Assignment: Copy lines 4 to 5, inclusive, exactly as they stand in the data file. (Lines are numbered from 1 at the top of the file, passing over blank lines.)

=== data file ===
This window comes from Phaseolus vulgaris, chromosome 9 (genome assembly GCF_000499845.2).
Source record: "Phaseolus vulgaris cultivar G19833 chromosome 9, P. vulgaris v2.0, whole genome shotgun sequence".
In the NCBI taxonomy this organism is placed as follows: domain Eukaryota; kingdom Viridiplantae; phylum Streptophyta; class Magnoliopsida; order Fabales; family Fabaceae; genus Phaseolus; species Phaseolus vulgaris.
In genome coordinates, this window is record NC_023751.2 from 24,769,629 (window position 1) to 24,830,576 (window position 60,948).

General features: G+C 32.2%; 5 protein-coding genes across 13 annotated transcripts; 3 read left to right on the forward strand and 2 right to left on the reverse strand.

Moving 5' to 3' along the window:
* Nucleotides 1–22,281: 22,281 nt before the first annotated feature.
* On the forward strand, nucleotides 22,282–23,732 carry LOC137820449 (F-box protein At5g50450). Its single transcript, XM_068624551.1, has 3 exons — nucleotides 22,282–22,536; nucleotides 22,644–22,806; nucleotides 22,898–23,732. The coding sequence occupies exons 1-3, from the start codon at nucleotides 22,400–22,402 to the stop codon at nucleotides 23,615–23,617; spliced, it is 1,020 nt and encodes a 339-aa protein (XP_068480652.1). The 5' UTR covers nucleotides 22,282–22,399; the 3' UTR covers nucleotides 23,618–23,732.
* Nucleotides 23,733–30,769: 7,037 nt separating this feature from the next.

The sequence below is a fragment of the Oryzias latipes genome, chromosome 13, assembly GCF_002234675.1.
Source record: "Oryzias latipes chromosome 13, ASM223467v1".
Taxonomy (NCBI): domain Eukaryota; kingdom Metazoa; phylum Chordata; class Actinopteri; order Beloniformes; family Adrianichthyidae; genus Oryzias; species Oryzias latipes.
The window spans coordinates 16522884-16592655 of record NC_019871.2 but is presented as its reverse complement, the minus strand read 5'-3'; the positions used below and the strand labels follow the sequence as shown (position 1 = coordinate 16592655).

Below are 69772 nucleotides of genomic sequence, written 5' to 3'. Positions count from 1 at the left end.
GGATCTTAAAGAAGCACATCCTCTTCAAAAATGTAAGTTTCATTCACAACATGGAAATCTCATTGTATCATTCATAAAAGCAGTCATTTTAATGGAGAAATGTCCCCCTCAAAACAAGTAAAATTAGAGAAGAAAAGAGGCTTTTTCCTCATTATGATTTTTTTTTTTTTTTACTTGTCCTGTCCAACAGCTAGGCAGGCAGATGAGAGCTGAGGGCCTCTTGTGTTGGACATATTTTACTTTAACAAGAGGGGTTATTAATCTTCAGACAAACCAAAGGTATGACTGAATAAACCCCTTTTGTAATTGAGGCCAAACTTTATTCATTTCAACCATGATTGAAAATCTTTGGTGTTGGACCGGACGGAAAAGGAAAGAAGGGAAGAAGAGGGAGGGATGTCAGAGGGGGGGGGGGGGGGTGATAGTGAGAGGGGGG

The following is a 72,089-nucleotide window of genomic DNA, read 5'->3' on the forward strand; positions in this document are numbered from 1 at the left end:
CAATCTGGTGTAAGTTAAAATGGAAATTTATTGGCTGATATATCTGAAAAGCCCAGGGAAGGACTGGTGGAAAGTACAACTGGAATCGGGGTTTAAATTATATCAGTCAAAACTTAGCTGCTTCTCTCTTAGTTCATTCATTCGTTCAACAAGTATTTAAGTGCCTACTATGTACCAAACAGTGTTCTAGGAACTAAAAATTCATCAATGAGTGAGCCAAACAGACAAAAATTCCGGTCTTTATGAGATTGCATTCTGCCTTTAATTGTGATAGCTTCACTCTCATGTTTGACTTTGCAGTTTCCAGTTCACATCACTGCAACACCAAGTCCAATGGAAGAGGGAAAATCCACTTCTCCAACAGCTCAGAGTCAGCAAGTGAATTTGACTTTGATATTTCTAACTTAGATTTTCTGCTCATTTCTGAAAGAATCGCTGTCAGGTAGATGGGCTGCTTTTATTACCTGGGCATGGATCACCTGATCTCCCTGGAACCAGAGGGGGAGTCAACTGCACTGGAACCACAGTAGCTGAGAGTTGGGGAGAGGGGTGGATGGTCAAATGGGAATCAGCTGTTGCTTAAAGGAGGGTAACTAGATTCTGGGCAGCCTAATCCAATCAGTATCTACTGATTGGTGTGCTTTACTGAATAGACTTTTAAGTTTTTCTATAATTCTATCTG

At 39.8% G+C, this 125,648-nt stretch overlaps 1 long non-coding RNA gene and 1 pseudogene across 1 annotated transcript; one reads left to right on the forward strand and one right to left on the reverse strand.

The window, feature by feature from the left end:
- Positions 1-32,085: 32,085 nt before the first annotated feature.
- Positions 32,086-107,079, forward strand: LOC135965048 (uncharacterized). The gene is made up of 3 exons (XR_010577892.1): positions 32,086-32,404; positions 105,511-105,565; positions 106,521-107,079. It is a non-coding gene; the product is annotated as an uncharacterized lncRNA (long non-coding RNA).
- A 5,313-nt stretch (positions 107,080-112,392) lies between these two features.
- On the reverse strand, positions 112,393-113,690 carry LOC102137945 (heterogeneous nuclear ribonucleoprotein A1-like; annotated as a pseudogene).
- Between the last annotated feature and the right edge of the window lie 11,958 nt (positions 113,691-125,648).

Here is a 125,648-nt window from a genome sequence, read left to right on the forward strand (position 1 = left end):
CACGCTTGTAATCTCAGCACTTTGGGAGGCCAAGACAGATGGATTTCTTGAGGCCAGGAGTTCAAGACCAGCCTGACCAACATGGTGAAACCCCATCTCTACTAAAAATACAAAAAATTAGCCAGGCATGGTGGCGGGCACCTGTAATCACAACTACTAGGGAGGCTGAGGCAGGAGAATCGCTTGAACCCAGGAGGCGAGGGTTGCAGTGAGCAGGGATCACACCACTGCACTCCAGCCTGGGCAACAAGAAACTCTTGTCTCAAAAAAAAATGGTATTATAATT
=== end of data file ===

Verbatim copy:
In genome coordinates, this window is record NC_023751.2 from 24,769,629 (window position 1) to 24,830,576 (window position 60,948).

General features: G+C 32.2%; 5 protein-coding genes across 13 annotated transcripts; 3 read left to right on the forward strand and 2 right to left on the reverse strand.